While these small dhows can be turned suddenly and sharply (for a boat), by bringing the sail in line with the wind, the principle could not be used on a deep ocean going vessel because of its length and width and size of sail needed to the overall size of the vessel. However the understanding would not have been lost of Nephi, and knowing his vessel could not be maneuvered like that, he seems determined to point out to his reader that his vessel was pushed forward by the wind, and not dragged around in small maneuvers by it like the small dhows he had seen.
    Thus, we learn from this one word, how Nephi’s ship was powered (by sail) and how it was maneuvered (could only go forward) and could not tack (subject to the direction of the wind).
    Even though his vessel was steerable, it evidently had a rudder, once turning out of the wind it would have been immobile, or drifting with a current, such as into shore upon landing, but not under sail power at such a time.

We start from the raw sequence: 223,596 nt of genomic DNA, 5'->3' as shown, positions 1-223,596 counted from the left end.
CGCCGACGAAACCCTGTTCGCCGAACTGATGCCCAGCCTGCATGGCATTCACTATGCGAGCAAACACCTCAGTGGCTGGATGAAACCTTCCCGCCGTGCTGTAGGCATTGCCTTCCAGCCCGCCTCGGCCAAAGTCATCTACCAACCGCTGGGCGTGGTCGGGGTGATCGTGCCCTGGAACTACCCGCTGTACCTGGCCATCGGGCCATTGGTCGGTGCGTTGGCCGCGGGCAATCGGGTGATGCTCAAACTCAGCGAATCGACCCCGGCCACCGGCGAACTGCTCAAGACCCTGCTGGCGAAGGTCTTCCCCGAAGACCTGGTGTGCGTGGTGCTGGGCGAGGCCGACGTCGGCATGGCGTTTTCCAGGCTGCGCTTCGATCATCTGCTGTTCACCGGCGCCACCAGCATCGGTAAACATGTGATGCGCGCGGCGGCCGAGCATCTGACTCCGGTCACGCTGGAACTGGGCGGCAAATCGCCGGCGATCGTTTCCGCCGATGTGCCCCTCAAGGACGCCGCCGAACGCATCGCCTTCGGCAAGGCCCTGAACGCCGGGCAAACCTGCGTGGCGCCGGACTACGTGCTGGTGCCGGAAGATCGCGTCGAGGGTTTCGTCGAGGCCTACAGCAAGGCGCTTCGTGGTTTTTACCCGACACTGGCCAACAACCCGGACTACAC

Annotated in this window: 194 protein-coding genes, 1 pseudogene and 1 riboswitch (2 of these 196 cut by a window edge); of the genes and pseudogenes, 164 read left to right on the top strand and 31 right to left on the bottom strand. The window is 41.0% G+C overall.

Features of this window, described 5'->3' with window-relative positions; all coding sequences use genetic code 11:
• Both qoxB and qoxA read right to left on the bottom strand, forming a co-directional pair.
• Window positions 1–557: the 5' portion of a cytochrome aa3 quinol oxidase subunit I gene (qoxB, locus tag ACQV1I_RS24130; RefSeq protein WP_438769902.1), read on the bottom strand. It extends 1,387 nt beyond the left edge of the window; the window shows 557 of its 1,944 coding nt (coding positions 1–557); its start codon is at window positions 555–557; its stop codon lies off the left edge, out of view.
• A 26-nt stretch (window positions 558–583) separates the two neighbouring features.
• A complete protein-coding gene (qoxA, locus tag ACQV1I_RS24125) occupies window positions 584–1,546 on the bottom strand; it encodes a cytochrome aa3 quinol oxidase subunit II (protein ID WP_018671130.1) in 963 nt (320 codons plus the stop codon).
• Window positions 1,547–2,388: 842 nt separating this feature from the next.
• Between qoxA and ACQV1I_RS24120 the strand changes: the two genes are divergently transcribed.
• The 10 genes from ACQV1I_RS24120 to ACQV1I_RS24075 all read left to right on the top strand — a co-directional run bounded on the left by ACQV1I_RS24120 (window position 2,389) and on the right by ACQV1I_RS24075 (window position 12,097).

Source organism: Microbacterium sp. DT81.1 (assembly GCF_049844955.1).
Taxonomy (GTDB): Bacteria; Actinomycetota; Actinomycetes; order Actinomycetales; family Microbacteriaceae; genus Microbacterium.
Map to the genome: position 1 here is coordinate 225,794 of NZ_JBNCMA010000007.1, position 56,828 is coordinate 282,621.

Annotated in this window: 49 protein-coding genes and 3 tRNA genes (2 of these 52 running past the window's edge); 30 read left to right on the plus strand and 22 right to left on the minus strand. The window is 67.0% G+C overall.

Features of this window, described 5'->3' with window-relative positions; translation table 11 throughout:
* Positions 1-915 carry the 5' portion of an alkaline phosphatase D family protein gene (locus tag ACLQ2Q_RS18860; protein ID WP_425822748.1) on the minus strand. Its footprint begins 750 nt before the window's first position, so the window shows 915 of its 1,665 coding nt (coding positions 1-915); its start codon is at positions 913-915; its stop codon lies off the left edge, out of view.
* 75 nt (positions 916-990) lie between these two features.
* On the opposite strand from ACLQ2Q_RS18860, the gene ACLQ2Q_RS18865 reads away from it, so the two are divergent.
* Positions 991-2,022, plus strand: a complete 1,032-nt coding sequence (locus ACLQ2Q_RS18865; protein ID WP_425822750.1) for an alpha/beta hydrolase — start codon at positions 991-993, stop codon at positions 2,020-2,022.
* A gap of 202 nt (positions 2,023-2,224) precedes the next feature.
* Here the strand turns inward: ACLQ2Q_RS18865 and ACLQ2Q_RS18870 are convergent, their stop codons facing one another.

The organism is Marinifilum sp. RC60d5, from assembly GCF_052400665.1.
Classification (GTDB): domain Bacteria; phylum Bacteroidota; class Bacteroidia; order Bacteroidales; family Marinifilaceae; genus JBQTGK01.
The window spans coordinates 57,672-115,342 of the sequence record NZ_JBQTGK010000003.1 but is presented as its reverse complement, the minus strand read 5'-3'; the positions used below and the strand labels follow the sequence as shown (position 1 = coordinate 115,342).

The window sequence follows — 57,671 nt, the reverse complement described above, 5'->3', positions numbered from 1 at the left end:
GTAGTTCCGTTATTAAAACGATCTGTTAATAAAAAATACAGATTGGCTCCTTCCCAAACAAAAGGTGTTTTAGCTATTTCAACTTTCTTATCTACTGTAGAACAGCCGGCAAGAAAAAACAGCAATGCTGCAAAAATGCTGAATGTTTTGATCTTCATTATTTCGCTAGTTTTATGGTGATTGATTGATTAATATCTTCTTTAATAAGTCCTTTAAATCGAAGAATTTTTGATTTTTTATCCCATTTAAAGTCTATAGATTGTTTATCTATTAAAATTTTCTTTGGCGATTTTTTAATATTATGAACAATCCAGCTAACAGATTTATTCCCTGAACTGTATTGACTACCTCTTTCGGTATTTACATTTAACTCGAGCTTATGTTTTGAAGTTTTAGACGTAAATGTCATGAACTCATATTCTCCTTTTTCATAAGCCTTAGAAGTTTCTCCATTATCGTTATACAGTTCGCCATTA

In fact, for those who are not sailors in the crowd, let’s consider some basic understanding of sails and how they work. Much like a wing, where the top is curved, creating lift, and the bottom is straight, creating straight-through flow, thus the wing is lifted, or more accurately "pulled" upward; a sail can be so positioned as to create the same effect, thus dragging or "pulling" the ship forward into the wind, which takes a great deal of attention, effort, and expertise on the part of the crew for the sail has to be continually moved or altered to catch the wind.